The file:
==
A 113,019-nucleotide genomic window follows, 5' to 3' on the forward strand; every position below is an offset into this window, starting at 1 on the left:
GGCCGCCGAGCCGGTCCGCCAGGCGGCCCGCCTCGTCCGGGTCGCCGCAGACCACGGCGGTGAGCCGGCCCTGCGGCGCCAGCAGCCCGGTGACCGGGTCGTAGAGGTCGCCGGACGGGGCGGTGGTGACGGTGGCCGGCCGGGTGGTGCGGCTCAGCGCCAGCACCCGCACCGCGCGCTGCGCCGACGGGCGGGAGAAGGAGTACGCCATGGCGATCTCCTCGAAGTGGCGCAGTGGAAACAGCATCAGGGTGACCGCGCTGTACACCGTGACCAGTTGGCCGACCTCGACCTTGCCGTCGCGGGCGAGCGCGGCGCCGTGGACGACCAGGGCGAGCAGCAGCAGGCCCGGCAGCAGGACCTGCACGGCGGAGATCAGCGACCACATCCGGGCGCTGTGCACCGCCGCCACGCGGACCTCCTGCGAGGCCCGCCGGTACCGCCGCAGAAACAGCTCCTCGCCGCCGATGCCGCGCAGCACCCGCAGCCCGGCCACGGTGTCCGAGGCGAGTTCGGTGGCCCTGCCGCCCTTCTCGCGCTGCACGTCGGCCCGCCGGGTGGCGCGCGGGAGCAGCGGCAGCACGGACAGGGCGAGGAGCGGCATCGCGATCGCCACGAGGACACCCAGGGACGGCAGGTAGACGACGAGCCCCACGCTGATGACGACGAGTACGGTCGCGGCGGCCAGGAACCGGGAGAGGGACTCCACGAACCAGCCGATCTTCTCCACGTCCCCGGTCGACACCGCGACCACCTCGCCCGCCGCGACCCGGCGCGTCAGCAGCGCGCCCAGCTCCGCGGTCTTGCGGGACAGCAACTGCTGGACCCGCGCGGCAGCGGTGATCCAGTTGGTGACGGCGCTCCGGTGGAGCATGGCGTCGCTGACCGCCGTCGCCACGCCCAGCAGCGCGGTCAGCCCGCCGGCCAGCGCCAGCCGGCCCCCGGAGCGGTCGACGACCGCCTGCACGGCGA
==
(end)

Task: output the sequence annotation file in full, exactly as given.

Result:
A 113,019-nucleotide genomic window follows, 5' to 3' on the forward strand; every position below is an offset into this window, starting at 1 on the left:
GGCCGCCGAGCCGGTCCGCCAGGCGGCCCGCCTCGTCCGGGTCGCCGCAGACCACGGCGGTGAGCCGGCCCTGCGGCGCCAGCAGCCCGGTGACCGGGTCGTAGAGGTCGCCGGACGGGGCGGTGGTGACGGTGGCCGGCCGGGTGGTGCGGCTCAGCGCCAGCACCCGCACCGCGCGCTGCGCCGACGGGCGGGAGAAGGAGTACGCCATGGCGATCTCCTCGAAGTGGCGCAGTGGAAACAGCATCAGGGTGACCGCGCTGTACACCGTGACCAGTTGGCCGACCTCGACCTTGCCGTCGCGGGCGAGCGCGGCGCCGTGGACGACCAGGGCGAGCAGCAGCAGGCCCGGCAGCAGGACCTGCACGGCGGAGATCAGCGACCACATCCGGGCGCTGTGCACCGCCGCCACGCGGACCTCCTGCGAGGCCCGCCGGTACCGCCGCAGAAACAGCTCCTCGCCGCCGATGCCGCGCAGCACCCGCAGCCCGGCCACGGTGTCCGAGGCGAGTTCGGTGGCCCTGCCGCCCTTCTCGCGCTGCACGTCGGCCCGCCGGGTGGCGCGCGGGAGCAGCGGCAGCACGGACAGGGCGAGGAGCGGCATCGCGATCGCCACGAGGACACCCAGGGACGGCAGGTAGACGACGAGCCCCACGCTGATGACGACGAGTACGGTCGCGGCGGCCAGGAACCGGGAGAGGGACTCCACGAACCAGCCGATCTTCTCCACGTCCCCGGTCGACACCGCGACCACCTCGCCCGCCGCGACCCGGCGCGTCAGCAGCGCGCCCAGCTCCGCGGTCTTGCGGGACAGCAACTGCTGGACCCGCGCGGCAGCGGTGATCCAGTTGGTGACGGCGCTCCGGTGGAGCATGGCGTCGCTGACCGCCGTCGCCACGCCCAGCAGCGCGGTCAGCCCGCCGGCCAGCGCCAGCCGGCCCCCGGAGCGGTCGACGACCGCCTGCACGGCGA